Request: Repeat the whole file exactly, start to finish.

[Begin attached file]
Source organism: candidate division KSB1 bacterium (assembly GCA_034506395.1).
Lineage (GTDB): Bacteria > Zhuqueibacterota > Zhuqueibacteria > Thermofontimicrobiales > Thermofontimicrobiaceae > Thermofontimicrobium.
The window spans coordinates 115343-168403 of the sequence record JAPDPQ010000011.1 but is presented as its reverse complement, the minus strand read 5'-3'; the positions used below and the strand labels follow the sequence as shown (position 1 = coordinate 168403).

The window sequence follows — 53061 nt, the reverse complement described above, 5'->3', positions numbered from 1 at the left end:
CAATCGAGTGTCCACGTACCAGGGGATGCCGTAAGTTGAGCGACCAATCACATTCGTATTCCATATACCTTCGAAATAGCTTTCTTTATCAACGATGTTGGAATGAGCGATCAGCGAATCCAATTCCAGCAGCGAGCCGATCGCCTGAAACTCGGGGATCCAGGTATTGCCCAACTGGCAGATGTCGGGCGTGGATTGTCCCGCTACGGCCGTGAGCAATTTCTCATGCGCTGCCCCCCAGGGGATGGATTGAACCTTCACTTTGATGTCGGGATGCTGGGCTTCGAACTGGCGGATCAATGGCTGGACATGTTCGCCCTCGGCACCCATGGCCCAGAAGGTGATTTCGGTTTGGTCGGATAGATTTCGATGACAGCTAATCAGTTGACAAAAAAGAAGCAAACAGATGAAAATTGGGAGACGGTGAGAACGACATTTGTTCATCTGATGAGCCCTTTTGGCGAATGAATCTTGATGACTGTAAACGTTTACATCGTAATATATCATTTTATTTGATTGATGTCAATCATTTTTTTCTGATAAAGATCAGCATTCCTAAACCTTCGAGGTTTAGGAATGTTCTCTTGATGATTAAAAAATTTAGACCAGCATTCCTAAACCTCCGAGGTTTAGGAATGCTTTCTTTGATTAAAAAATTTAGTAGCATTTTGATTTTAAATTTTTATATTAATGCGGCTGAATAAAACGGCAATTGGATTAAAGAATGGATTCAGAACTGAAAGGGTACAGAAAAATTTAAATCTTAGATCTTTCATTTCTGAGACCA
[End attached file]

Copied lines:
Source organism: candidate division KSB1 bacterium (assembly GCA_034506395.1).
Lineage (GTDB): Bacteria > Zhuqueibacterota > Zhuqueibacteria > Thermofontimicrobiales > Thermofontimicrobiaceae > Thermofontimicrobium.
The window spans coordinates 115343-168403 of the sequence record JAPDPQ010000011.1 but is presented as its reverse complement, the minus strand read 5'-3'; the positions used below and the strand labels follow the sequence as shown (position 1 = coordinate 168403).

The window sequence follows — 53061 nt, the reverse complement described above, 5'->3', positions numbered from 1 at the left end:
CAATCGAGTGTCCACGTACCAGGGGATGCCGTAAGTTGAGCGACCAATCACATTCGTATTCCATATACCTTCGAAATAGCTTTCTTTATCAACGATGTTGGAATGAGCGATCAGCGAATCCAATTCCAGCAGCGAGCCGATCGCCTGAAACTCGGGGATCCAGGTATTGCCCAACTGGCAGATGTCGGGCGTGGATTGTCCCGCTACGGCCGTGAGCAATTTCTCATGCGCTGCCCCCCAGGGGATGGATTGAACCTTCACTTTGATGTCGGGATGCTGGGCTTCGAACTGGCGGATCAATGGCTGGACATGTTCGCCCTCGGCACCCATGGCCCAGAAGGTGATTTCGGTTTGGTCGGATAGATTTCGATGACAGCTAATCAGTTGACAAAAAAGAAGCAAACAGATGAAAATTGGGAGACGGTGAGAACGACATTTGTTCATCTGATGAGCCCTTTTGGCGAATGAATCTTGATGACTGTAAACGTTTACATCGTAATATATCATTTTATTTGATTGATGTCAATCATTTTTTTCTGATAAAGATCAGCATTCCTAAACCTTCGAGGTTTAGGAATGTTCTCTTGATGATTAAAAAATTTAGACCAGCATTCCTAAACCTCCGAGGTTTAGGAATGCTTTCTTTGATTAAAAAATTTAGTAGCATTTTGATTTTAAATTTTTATATTAATGCGGCTGAATAAAACGGCAATTGGATTAAAGAATGGATTCAGAACTGAAAGGGTACAGAAAAATTTAAATCTTAGATCTTTCATTTCTGAGACCA